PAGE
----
Going out on a limb
Feb 25, 2007
Earlier in the month, Prof. Gelman linked to Brandon's fascinating analysis of on-line weather forecasting accuracy. I have done some additional analysis of the data and the result can be visualized as follows.
I'll concentrate my comments on three observations:
- CNN was the clear winner in forecasting accuracy during this period based on two criteria: its median error in forecasting daily lows, and its median error in forecasting daily highs. Moreover, both the median errors were zero, which gives us confidence about its accuracy. The Weather Channel (TWC) and Intellicast (INT) were not far behind.
- The ability to forecast highs was better across the board than that of forecasting lows (except BBC). I am not sure why this should be so.
- Overall, our weather forecasters were much too risk-averse. Notice that the errors were heavily biased in the lower left quadrant. A negative error on low temperatures means predicted low is higher than actual low; a negative error on high temperatures means predicted high is lower than actual high. Taking these together, we observe that the range of actual temperatures have generally been larger than the range of predicted temperatures! No one was willing to go out on a limb, so to speak, to forecast extremes.
Actually, I believe this inability or unwillingness to forecast extreme values is endemic to all forecasting methodologies.
Before closing, I mention that the graph was based on a subset of Brandon's data. I only considered same-day forecasts, did not consider Unisys (because they didn't provide forecasts for lows), and also noted that there might be bias since there were breaks in the time series. Also, I retained the sign information and didn't take absolute values as Brandon did.
Is computing medians enough? If i was to predict the median temperature every day, wouldn't I get a median difference of 0 (half would be above and half would be below)? Or did you take this into account in some other way?
Posted by: Hadley | Feb 25, 2007 at 07:24 PM
You write, "we observe that the range of actual temperatures have generally been larger than the range of predicted temperatures . . . this inability or unwillingness to forecast extreme values is endemic to all forecasting methodologies."
I think you want to be careful in separating two issues:
1. Predicted low temps tended to be lower than actual low temps (or the other way around, I couldn't quite follow). This is a real bias which could possibly be explained by the fact that it was an unusual season; I think you'd want to check with several years of data.
2. Point predictions often do (and, in fact, should) show less variation than actual data. Call the prediction y.pred, the actual value y, and "data" as the data used in the prediction. Mathematically,
var(y) = var(E(y|data)) + E(var(y|data)).
The first term on the right side of this equation is the variance of the predicted values. Thus, predicted values (and Bayesian estimates in general) are less variable than data (and true values in general). Tom Louis has written some papers on this.
Posted by: Andrew Gelman | Feb 25, 2007 at 08:50 PM
Hadley: it's the median error, where error is defined as (predicted temp - actual temp). The sample for each website was its daily predictions over the period of observation (n = 40 approx), so the median error of zero means half of those days, the website made an error >= 0, and half <= 0.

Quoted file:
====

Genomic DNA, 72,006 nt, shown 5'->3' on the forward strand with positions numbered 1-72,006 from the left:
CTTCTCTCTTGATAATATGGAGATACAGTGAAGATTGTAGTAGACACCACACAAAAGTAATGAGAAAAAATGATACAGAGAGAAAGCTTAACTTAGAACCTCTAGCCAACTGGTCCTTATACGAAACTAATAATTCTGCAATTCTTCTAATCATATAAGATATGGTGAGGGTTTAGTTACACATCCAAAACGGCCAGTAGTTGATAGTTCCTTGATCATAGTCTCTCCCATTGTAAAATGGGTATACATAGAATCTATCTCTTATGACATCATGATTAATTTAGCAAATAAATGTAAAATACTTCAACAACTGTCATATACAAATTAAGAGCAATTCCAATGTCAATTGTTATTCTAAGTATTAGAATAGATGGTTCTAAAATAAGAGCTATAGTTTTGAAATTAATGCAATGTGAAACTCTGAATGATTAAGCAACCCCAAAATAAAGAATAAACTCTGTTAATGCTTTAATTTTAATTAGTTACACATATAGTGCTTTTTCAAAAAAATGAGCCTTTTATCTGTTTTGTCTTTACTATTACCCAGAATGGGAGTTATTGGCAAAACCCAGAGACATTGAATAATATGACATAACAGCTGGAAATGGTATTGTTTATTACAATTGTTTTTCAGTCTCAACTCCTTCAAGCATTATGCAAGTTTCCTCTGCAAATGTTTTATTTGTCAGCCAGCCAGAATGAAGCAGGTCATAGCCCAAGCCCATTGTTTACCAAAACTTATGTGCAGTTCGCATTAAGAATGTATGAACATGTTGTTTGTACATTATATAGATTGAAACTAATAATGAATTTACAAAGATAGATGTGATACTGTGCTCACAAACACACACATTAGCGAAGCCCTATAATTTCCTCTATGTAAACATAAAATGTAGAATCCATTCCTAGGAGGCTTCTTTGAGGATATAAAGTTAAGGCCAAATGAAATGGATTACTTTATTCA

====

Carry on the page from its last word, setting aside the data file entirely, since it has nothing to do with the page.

If this were a research project, I'd also look at mean error, max error, range of error and other factors. I was going to re-do this using mean error which is better in this case but ran out of time.
Andrew: on 1, surely a longer observation period would have made the analysis better. But a reliable forecasting system should work across different periods... unless as I think you are suggesting, the temperatures were so extreme as to cause extrapolation errors in this particular period.
Predicted lows were generally above actual lows, as I define error to be predicted - actual for both highs and lows.
on 2, thanks for the pointer. The consequence of this seems to be a bound on the predictive ability.
Posted by: Kaiser | Feb 25, 2007 at 10:14 PM
"Actually, I believe this inability or unwillingness to forecast extreme values is endemic to all forecasting methodologies."
On-line weather forecasts are produced from numerical weather prediction model output with little, if any human intervention.
In the US, there are at least three models run up to four times each day.
These models solve the basic equations of state on grid-point or spectral geographic domains as an initial value problem with 'small' time steps out to 384 hours.
The raw model output is subject to statistical 'adjustments' to account for known bias (too slow, too wet, too cold, etc) called 'model output statistics,' or MOS.
Some on-line sites use MOS from the Nested Grid Model (NGM). Some use MOS from the Global Forecast System (GFS). Some use North American Model (NAM) MOS.
If the model it right...the on-line forecast is right.
Nice blog. Tufte would be proud.
Posted by: TQ | Mar 01, 2007 at 10:02 PM
What are the standard deviations like? Because, who ever has the lowest one is the winner in my book. I can just recalculate the weather manually.
Posted by: Jeremy Kandah | Mar 08, 2007 at 09:47 PM
The standard deviation can be visualized using the charts I created on a latter day.
Information gain and loss
Posted by: Kaiser | Mar 08, 2007 at 10:52 PM